Six Reasons to Stay Local This Summer

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Summer in classical music usually involves a lot of travel. In fact, as I write this, I’m on my way back to New York from the Spoleto Festival in Charleston, SC, and am already arranging a car rental for Glimmerglass.

But no one opera lover can do everything, and so while there are tempting trips to be had in St. Louis, Boston, Cincinnati, Santa Fe and more, there’s only so much that can be squeezed into one season. Fortunately, New York gives us plenty of reasons to stay home over the next few months. What you save on travel expenses you can funnel into air conditioning. 

New York Philharmonic
Philharmonic 360 (June 29–30)

There's no shortage of vocal music at the Phil in the final weeks of its 2011-12 season, starting with Orff's Carmina Burana this week featuring soprano Erin Morley, tenor Nicholas Phan and Jacques Imbrailo and continuing with Mozart’s C Minor Mass (June 20–23) with Jennifer Zetlan, Jennifer Johnson-Cano and Joshua Hopkins. But the most ambitious is a post-season performance at the Park Avenue Armory, centered around the site- and arrangement-specific Gruppen by Stockhausen, but also including the Act I finale to Don Giovanni, capitalizing on the Armory’s space to create an experience on par with the dark corners evoked in Mozart’s libidinous opera.

Caramoor Festival (Katonah, NY)
Ciro in Babilonia (July 7)
I Capuleti ed I Montecchi (July 21)

The Caramoor Caravan gets you up to Katonah and back in the same night with no driving effort, so like Bard Summerscape (see below), it’s good for a bit of operatic escapism even while staying in town. Can’t get to Santa Fe to see Maometto II? No problem—rare Rossini resides at the Venetian Theatre with Michael Spyres, Ewa Podles and Jessica Pratt in Ciro in Babilonia, a collaborative production with Pesaro’s Rossini Opera Festival. Shakespeare’s young lovers take over later in the month, with Kate Aldrich and Eglise Gutiérrez singing Romeo and Juliet, respectively in Bellini's I Capuleti ed i Montecchi.

Martina Arroyo Prelude to Performance
Falstaff (July 13–15)
Così fan tutte (July 14–15)

Martina Arroyo’s Prelude to Performance program is a great chance to catch upcoming talent in the conservatories' off-seasons, playing as it does at Hunter College’s Kaye Playhouse and offering full stagings and orchestral performance to give young voices valuable professional experience. This year, they temper Verdi’s charming take on Shakepeare’s comedy with Mozart’s wife-swapping, Enlightenment-era cautionary tale.

Lincoln Center Festival
Émilie (July 19–22)
Orpheus and Eurydice (July 20-22)
Feng Yi Ting (July 26–28)

Festival director Nigel Redden is also known for his leadership of the Spoleto Festival in Charleston. Where we benefit from that is in Spoleto imports this July as part of the Lincoln Center Festival, notably Guo Wenjing’s Feng Yi Ting, which blends a western-influenced orchestration with singing right out of Peking or Sichuan to tell the ancient story of a femme fatale. After a season that included much from Kaija Saariaho in New York, the Finnish composer's music comes to the Gerald W. Lynch Theater with a staging of her monodrama, Émilie, starring Elizabeth Futral as Voltaire’s mistress and Isaac Newton’s French translator. In between, the Festival’s focus on the Paris Opera Ballet results includes Pina Bausch’s dance opera, based on the Gluck score.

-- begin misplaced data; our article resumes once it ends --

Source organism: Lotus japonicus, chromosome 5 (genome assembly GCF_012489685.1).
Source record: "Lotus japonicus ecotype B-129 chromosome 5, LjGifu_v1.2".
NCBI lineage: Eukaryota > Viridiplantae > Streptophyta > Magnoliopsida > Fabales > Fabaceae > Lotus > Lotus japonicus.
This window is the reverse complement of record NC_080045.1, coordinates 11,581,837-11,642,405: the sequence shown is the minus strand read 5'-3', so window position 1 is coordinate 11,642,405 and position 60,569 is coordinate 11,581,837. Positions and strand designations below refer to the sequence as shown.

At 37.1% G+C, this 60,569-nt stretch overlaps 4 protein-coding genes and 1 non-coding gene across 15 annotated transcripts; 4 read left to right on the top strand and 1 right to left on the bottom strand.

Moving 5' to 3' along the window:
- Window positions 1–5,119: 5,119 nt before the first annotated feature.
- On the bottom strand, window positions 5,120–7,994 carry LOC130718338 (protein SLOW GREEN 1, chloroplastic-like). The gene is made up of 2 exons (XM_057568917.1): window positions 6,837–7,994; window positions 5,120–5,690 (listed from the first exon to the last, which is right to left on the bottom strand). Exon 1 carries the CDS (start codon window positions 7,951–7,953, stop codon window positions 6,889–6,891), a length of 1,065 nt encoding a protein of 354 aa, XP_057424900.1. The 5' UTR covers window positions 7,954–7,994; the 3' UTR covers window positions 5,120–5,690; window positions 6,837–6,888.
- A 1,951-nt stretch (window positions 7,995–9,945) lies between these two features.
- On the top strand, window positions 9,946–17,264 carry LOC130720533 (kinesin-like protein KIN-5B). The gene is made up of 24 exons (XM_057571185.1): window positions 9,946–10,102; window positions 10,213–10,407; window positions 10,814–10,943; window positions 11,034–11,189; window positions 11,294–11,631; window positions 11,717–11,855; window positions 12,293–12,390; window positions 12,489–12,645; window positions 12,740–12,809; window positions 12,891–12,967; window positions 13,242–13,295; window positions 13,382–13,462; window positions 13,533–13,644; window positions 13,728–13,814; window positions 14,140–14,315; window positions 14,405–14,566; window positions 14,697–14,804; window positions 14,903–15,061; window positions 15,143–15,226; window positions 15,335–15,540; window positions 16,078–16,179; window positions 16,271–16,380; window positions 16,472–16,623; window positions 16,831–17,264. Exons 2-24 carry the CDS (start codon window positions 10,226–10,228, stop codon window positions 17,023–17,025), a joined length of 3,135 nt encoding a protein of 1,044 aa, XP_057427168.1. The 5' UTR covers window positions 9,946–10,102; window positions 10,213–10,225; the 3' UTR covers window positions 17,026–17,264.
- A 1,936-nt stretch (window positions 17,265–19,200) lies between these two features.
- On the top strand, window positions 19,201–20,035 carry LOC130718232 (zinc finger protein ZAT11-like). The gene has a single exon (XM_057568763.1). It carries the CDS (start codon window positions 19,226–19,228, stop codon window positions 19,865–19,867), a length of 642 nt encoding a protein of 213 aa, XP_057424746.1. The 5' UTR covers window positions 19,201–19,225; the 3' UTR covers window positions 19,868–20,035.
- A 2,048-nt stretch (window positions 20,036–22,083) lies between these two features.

Bard Summerscape (Annandale-on-Hudson, NY)
Le Roi Malgré Lui (July 27–August 5)

The American director Thaddeus Strassberger returns to Summerscape for the third year, having previously directed Meyerbeer’s Les Huguenots. Charpentier’s bubbly comedy Le Roi Malgré Lui focuses on the brother of Huguenots monarch Marguerite de Valois: Henry III. Though given the stylistic differences between the former (a French grand opera about the St. Bartholomew’s Day massacre) and the latter (a frothy operetta about a homesick French king reluctant to rule Poland), chances are the means—and the ends—will be quite different. Like Caramoor, Bard has a bus option for certain performance dates that shepherds audiences from New York to Annandale-on-Hudson and back again.

Mostly Mozart Festival
Opening Night Concert (July 31–August 1)
Beethoven and Haydn (August 3–4)
A Little Night Music (August 24)
Closing Night (August 24–25)

Where do we start here? Tenor Lawrence Brownlee (left) is heard singing Mozart’s concert aria “Misero! o sogno” and “Un’ aura amorosa” from Così fan tutte in the opening night of this year’s Mostly Mozart festival. The three-week festival builds up in vocal intensity to feature Layla Claire, Sasha Cooke, Paul Appleby and Matthew Rose in Beethoven’s Mass in C major as part of the closing night festivities, both under the baton of Louis Langrée. Along the way, Yannick Nézet-Séguin leads Haydn’s Nelson Mass with Christiane Karg, Julie Boulianne, Toby Spence and Andrew Foster-Williams; and soprano Lisette Oropesa sings Schubert’s The Shepherd on the Rock as part of the festival’s more intimate “A Little Night Music” series.

The festival offers a chance to get a taste of many singers in the next generation becoming Met regulars (Oropesa and Claire were both heard in The Enchanted Island, Sasha Cooke sang Kitty Oppenheimer in Doctor Atomic, Brownlee has sailed the high-Cs in La fille du Regiment, and Appleby made his debut with the company as Brighella in Ariadne auf Naxos). It also makes for a nice vocal break if you feel like you’ve overdosed on opera in recent months.

Photos: 1) William Struhs 2) Marty Umans